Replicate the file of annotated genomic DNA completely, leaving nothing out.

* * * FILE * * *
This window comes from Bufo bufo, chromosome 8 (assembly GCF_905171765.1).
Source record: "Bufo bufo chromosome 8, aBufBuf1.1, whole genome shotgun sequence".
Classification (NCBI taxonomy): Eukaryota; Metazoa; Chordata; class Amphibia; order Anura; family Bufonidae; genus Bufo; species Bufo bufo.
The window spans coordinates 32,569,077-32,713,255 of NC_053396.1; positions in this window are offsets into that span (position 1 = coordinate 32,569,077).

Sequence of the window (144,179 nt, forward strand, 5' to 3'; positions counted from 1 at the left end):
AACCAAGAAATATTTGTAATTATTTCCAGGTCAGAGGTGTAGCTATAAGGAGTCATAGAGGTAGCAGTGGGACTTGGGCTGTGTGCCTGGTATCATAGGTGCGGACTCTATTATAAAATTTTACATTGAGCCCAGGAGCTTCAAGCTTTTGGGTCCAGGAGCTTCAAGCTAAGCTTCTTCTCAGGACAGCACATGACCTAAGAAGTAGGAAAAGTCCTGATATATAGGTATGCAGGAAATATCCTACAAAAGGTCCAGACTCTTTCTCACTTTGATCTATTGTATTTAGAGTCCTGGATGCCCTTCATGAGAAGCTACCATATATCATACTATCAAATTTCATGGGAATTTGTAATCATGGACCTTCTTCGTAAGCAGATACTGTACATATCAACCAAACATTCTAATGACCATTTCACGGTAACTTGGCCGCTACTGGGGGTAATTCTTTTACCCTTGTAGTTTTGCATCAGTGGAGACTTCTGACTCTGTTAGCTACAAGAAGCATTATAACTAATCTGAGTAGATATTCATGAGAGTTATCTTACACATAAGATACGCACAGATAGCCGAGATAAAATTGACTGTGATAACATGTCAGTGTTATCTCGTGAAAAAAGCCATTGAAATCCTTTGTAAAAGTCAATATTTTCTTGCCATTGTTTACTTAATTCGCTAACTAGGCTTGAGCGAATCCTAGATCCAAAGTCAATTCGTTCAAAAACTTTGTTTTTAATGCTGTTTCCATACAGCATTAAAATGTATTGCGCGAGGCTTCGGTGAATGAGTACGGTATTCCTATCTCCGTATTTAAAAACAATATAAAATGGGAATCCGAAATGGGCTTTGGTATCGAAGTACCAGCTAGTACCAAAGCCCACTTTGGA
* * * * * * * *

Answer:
This window comes from Bufo bufo, chromosome 8 (assembly GCF_905171765.1).
Source record: "Bufo bufo chromosome 8, aBufBuf1.1, whole genome shotgun sequence".
Classification (NCBI taxonomy): Eukaryota; Metazoa; Chordata; class Amphibia; order Anura; family Bufonidae; genus Bufo; species Bufo bufo.
The window spans coordinates 32,569,077-32,713,255 of NC_053396.1; positions in this window are offsets into that span (position 1 = coordinate 32,569,077).

Sequence of the window (144,179 nt, forward strand, 5' to 3'; positions counted from 1 at the left end):
AACCAAGAAATATTTGTAATTATTTCCAGGTCAGAGGTGTAGCTATAAGGAGTCATAGAGGTAGCAGTGGGACTTGGGCTGTGTGCCTGGTATCATAGGTGCGGACTCTATTATAAAATTTTACATTGAGCCCAGGAGCTTCAAGCTTTTGGGTCCAGGAGCTTCAAGCTAAGCTTCTTCTCAGGACAGCACATGACCTAAGAAGTAGGAAAAGTCCTGATATATAGGTATGCAGGAAATATCCTACAAAAGGTCCAGACTCTTTCTCACTTTGATCTATTGTATTTAGAGTCCTGGATGCCCTTCATGAGAAGCTACCATATATCATACTATCAAATTTCATGGGAATTTGTAATCATGGACCTTCTTCGTAAGCAGATACTGTACATATCAACCAAACATTCTAATGACCATTTCACGGTAACTTGGCCGCTACTGGGGGTAATTCTTTTACCCTTGTAGTTTTGCATCAGTGGAGACTTCTGACTCTGTTAGCTACAAGAAGCATTATAACTAATCTGAGTAGATATTCATGAGAGTTATCTTACACATAAGATACGCACAGATAGCCGAGATAAAATTGACTGTGATAACATGTCAGTGTTATCTCGTGAAAAAAGCCATTGAAATCCTTTGTAAAAGTCAATATTTTCTTGCCATTGTTTACTTAATTCGCTAACTAGGCTTGAGCGAATCCTAGATCCAAAGTCAATTCGTTCAAAAACTTTGTTTTTAATGCTGTTTCCATACAGCATTAAAATGTATTGCGCGAGGCTTCGGTGAATGAGTACGGTATTCCTATCTCCGTATTTAAAAACAATATAAAATGGGAATCCGAAATGGGCTTTGGTATCGAAGTACCAGCTAGTACCAAAGCCCACTTTGGA